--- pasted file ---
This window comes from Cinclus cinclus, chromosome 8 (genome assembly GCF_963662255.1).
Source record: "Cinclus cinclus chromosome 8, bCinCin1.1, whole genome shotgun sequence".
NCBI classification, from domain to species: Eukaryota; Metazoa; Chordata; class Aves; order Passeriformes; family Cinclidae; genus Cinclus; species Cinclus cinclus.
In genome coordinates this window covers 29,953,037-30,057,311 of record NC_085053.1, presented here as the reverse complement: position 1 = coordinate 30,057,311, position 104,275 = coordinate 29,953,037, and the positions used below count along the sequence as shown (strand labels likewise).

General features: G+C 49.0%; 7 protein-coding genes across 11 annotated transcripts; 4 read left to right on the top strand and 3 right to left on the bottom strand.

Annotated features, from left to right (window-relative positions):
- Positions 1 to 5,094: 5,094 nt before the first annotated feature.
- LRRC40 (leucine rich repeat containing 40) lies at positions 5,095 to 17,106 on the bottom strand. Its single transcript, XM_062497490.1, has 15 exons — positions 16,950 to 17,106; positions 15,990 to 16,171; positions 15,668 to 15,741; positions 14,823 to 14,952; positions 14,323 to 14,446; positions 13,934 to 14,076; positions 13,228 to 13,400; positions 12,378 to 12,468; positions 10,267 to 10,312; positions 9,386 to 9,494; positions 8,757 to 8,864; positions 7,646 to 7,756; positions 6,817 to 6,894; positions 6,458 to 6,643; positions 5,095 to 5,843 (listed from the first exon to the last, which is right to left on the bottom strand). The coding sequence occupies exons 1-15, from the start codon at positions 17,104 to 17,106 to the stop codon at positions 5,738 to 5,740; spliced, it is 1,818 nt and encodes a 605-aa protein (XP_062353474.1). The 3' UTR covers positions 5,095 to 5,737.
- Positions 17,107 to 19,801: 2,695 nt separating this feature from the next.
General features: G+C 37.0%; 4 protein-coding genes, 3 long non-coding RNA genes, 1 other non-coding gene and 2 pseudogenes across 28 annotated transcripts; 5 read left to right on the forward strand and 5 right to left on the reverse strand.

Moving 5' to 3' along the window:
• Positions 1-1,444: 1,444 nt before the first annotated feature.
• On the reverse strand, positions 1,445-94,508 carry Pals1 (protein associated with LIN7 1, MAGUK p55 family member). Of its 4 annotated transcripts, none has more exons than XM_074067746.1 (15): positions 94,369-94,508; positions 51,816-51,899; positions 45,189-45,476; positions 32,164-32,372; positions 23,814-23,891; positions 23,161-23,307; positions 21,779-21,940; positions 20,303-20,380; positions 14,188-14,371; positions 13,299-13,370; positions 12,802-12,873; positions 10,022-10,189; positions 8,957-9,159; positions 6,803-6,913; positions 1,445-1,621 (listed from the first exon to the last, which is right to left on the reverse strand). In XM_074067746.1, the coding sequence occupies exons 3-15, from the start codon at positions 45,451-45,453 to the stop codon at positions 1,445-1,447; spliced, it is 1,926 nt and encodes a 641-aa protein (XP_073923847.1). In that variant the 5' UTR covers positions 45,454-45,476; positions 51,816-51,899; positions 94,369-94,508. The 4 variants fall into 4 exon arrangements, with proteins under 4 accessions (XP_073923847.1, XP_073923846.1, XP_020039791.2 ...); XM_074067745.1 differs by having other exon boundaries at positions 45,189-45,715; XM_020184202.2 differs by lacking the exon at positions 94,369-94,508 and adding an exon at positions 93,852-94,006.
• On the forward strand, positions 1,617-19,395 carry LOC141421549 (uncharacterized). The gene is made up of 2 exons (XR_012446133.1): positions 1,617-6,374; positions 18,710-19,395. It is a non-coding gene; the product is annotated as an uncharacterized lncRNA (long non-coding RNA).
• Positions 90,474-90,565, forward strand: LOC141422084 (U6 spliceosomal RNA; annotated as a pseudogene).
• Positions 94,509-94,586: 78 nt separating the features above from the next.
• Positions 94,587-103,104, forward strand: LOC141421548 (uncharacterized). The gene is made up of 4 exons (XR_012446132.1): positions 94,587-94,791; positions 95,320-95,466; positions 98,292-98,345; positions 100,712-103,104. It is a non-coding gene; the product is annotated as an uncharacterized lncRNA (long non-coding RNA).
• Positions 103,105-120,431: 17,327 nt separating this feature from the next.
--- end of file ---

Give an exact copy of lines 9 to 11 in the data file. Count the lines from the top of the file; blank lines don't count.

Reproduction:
- Positions 17,107 to 19,801: 2,695 nt separating this feature from the next.
General features: G+C 37.0%; 4 protein-coding genes, 3 long non-coding RNA genes, 1 other non-coding gene and 2 pseudogenes across 28 annotated transcripts; 5 read left to right on the forward strand and 5 right to left on the reverse strand.

Moving 5' to 3' along the window: